What does the idiom "all told" mean?

Are you using the idiom all told but not sure about its meaning? Using idioms, which are important elements of spoken and written language, in the right place strengthens your language skills. Examine the meaning of the all told idiom and the situations in which it is used.

Meaning of "all told"

Meaning

The idiom "all told" is an expression that typically means "in all" or "altogether". It emphasizes the number of items, people, or things that are being discussed and is used to describe the total. It is typically used toward the end of a discussion or statement to summarize the quantity of something.

Etymology

The idiom "all told" is believed to have come into use in the United States during the 1800s. The earliest documented use of the idiom was in an 1824 edition of the American newspaper The Ohio Republican. A letter dated February 7th, 1824, used the phrase "all told, about one hundred of them". The phrase is thought to have come from the Latin phrase omnis, which means "all".

Usage

The phrase "all told" is used to add emphasis to the total number or amount of something, typically summarizing or concluding a discussion or statement. The phrase is generally placed at the end of a sentence to make it clear that the amount being spoken about is the total amount. It is most commonly used when discussing a number of items or people, but can also be used when discussing a number of years, days, minutes, or any type of quantity.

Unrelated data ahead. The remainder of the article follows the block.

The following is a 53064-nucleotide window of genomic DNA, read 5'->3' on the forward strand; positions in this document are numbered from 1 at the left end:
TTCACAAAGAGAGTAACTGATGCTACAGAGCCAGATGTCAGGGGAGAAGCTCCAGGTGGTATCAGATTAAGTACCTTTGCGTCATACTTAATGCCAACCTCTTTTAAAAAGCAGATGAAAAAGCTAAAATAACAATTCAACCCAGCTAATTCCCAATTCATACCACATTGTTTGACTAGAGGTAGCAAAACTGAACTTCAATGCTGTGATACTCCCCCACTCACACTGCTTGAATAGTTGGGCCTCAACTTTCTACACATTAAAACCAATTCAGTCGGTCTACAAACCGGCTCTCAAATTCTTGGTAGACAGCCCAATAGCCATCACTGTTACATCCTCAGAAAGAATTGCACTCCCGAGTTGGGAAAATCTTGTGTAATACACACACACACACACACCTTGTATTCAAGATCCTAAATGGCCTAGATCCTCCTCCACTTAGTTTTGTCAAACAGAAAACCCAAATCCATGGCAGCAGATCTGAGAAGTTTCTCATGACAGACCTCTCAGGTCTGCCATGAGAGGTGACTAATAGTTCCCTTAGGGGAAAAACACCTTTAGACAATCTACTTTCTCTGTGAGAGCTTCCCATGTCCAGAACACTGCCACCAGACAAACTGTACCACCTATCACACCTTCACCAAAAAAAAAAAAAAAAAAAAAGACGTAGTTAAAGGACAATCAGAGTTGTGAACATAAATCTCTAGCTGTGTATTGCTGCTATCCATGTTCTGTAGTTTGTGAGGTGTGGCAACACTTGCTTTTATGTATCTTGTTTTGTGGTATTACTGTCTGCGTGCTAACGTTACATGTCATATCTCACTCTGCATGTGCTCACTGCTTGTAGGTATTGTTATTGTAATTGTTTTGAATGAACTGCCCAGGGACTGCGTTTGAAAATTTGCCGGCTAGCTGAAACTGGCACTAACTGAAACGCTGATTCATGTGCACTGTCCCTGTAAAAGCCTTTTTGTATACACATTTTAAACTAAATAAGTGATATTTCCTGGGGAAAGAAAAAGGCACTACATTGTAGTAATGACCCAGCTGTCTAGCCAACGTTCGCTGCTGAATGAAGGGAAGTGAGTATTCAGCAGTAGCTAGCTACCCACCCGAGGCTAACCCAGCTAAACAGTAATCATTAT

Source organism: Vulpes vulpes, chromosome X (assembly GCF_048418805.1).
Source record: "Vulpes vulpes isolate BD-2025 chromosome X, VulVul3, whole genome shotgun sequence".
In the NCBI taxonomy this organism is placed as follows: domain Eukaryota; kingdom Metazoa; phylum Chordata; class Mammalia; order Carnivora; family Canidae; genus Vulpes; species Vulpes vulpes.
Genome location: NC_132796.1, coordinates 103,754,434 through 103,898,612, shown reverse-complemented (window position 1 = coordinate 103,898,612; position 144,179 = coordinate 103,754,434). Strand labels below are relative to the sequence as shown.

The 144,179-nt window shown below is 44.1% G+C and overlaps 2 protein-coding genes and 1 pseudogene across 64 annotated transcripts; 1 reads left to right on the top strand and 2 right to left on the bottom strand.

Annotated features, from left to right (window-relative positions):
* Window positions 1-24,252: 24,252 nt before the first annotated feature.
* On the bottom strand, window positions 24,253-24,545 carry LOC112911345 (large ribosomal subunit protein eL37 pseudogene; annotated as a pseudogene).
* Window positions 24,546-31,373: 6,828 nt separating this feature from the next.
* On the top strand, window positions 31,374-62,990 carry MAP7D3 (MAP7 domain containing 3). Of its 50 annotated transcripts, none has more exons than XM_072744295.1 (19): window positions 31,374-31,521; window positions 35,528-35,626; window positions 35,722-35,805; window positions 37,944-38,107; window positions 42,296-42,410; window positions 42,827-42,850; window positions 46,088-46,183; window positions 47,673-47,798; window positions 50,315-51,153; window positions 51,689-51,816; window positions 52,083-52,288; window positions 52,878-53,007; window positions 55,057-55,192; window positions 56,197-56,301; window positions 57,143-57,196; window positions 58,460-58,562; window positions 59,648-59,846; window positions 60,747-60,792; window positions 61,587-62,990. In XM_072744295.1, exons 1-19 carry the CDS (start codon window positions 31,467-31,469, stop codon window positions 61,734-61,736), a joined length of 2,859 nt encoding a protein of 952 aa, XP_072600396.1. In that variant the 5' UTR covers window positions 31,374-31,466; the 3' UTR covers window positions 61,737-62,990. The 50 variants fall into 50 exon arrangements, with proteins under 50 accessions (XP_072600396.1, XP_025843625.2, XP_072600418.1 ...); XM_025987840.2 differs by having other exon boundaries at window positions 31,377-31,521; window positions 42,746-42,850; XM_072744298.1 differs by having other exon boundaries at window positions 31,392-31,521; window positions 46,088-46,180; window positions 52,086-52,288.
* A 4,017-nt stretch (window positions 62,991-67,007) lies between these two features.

Example Sentences

  • We had seven people in attendance at the meeting all told.
  • We spent over two hours on the project all told.
  • All told, we had three days to get the job done.
  • We had twelve members of staff all told.

The meanings of the words in the "all told" idiom

The power of idioms transcends languages!

"Putting the cart before the horse" is an English idiom that means doing things in the wrong order. In Russian, the similar idiom is "Кладёт колесо впереди лошади," which translates to "Putting the cart before the horse." This idiom emphasizes the idea that doing things in the wrong order can lead to confusion and problems down the line.

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